An excellent resource to learn more about the island is the award-winning Incredible Crete website, where you will find a bottomless treasure trove of media and info about hundreds of stunning beaches, gorges, villages, local traditions, and much more.
Movies, theater, concerts large and small, festivals and endless feasts, and some of Europe’s most awe-inspiring archaeological sites and museums can be enjoyed here. Any activity you can think of is here on Crete. Minoan wonders older than time, or a beach festival featuring world-famous DJs — the list is endless. Oh, and we cannot forget Crete’s coffee culture. Heraklion must have more coffee shops and cafes than Paris.
Work & Visas for digital nomads
Crete is completely conducive to the so-called “laptop lifestyle” embraced by nomads of the remote workforce. The cafe above culture, the unparalleled diversity of nature, and WiFi connectivity almost everywhere on the island create a unique opportunity and value. As journalists, writing a story from inside the place or at an event is something writers a generation ago could never have imagined.
The major towns of Crete have almost unlimited co-working spaces and remote places where broad connectivity makes for an idyllic digital workspace. Part of the report you are reading now was written from a table on a deserted beach overlooking the Gulf of Mesara in southern Crete.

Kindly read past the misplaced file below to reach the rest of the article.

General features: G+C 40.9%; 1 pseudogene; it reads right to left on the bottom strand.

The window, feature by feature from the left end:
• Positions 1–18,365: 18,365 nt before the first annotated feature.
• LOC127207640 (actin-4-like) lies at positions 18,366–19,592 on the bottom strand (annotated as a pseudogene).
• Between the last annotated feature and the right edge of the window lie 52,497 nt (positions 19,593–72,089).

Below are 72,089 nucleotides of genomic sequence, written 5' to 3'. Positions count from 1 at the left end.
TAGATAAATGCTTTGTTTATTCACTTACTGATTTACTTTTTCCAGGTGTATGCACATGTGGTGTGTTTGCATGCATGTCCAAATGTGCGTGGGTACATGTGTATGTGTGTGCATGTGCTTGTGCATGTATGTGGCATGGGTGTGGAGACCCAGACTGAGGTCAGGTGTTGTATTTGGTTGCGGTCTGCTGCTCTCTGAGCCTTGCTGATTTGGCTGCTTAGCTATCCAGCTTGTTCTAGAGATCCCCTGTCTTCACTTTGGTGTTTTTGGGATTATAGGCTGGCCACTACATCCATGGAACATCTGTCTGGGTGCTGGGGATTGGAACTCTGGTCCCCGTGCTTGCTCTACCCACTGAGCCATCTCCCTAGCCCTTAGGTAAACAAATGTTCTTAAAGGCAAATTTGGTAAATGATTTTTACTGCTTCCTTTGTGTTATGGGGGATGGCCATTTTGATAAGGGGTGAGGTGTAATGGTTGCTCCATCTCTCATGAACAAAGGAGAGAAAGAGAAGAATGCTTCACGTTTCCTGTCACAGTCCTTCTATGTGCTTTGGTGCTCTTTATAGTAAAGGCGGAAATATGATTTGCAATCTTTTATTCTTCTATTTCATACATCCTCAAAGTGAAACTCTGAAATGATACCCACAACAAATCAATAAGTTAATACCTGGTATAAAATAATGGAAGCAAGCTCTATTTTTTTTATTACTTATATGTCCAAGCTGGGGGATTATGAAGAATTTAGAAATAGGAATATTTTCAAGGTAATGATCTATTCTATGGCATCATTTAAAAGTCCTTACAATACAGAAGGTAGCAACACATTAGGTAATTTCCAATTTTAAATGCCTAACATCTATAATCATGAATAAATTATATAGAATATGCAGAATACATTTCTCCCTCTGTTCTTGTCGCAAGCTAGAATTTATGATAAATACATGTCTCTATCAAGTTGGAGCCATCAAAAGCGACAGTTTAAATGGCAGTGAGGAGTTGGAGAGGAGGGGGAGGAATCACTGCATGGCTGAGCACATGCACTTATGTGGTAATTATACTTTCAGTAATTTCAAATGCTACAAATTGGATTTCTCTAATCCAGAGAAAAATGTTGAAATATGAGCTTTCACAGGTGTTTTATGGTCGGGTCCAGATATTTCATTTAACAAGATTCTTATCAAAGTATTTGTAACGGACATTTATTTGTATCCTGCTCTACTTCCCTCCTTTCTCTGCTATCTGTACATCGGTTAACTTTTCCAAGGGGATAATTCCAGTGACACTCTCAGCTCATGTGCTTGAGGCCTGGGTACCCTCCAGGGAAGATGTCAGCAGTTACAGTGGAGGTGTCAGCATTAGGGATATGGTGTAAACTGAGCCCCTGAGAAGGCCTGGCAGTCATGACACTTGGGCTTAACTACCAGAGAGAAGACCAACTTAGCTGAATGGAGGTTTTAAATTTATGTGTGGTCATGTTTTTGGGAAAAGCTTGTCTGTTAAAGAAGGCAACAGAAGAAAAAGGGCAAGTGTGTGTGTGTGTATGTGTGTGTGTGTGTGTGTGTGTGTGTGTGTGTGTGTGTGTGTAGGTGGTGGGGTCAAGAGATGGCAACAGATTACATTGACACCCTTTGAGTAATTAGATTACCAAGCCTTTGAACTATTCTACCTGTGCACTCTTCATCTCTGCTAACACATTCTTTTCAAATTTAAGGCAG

The ending was drafted from a park bench near a famous Venetian fountain in Heraklion’s pedestrian zone. So, there is no horizon to the kind of work conditions anyone can create here.
EU citizens, their spouses, and dependents are allowed to live in Greece without restrictions. However, non-EU nationals may need to obtain a type D visa (or National Visa) for staying longer than 90 days in the country. A long-stay D visa allows people to stay in Greece for more than three months for work, study, academic research, cultural, scientific, and religious events, and work reasons. The island has the infrastructure and the potential to support any professional who works remotely now.
Phil Butler is the editor of Argophilia Travel News